Santa Fe trader: "I shall not soon forget an adventure with a furious
wolf, many years ago, on the frontiers of Missouri. Riding near the
prairie border, I perceived one of the largest and fiercest of the gray
species, which had just descended from the west, and seemed famished to
desperation. I at once prepared for a chase; and being without arms, I
caught up a cudgel, when I betook me valiantly to the charge, much
stronger, as I soon discovered, in my cause than in my equipment. The
wolf was in no humor to flee, however, but boldly met me full half way.
I was soon disarmed, for my club broke upon the animal's head. He then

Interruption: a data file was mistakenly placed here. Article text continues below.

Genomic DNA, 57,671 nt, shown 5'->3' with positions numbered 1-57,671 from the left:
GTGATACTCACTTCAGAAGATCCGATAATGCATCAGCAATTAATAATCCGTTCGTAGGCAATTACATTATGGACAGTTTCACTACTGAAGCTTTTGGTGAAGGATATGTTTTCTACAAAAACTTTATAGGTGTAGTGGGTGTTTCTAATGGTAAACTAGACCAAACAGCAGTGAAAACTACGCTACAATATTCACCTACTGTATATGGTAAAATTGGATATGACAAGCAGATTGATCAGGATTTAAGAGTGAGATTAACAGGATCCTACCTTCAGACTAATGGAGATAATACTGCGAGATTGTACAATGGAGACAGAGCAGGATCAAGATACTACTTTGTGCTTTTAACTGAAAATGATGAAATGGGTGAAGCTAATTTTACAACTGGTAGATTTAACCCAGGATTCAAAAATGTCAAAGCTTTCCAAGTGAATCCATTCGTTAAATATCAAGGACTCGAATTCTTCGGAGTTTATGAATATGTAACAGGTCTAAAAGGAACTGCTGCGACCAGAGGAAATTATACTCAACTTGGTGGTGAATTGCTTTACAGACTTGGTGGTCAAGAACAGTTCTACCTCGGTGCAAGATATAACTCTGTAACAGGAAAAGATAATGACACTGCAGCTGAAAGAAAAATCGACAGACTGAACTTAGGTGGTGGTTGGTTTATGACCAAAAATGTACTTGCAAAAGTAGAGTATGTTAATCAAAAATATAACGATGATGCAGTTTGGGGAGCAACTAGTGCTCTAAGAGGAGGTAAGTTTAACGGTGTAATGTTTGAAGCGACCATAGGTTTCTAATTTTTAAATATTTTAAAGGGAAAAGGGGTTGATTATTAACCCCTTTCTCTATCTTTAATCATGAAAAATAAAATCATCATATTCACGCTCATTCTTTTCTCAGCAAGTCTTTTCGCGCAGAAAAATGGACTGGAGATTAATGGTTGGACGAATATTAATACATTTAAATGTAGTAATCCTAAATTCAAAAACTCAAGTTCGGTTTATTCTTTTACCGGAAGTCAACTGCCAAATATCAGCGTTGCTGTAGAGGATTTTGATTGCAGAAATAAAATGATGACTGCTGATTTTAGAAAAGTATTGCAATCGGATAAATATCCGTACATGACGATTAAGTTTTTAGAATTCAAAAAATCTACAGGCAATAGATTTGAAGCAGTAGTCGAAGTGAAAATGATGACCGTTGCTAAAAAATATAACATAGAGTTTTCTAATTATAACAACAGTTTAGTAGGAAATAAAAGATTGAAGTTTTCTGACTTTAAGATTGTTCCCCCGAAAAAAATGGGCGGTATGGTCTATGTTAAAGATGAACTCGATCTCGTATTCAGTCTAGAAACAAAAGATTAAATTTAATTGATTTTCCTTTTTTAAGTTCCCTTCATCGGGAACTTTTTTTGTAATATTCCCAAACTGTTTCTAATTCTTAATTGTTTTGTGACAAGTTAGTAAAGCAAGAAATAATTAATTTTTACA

'laid to' my horse's legs, which, not relishing the conflict, gave a
plunge, and sent me whirling over his head, and made his escape, leaving
me and the wolf at close quarters. I was no sooner upon my feet than my
antagonist renewed the charge; but being without a weapon, or any means
of awakening an emotion of terror, save through his imagination, I took
off my large black hat, and using it for a shield, began to thrust it
toward his gaping jaws. My _ruse_ had the desired effect; for after
springing at me a few times, he wheeled about, and trotted off several
paces, and stopped to gaze at me. Being apprehensive that he might
change his mind, and return to the attack, and conscious that, under the
compromise, I had the best of the bargain, I very resolutely took to my
heels, glad of the opportunity of making a drawn game,[1] though I had
myself given the challenge." A friend of mine, who visited Texas a
little while ago, gives quite an interesting account of a ride he had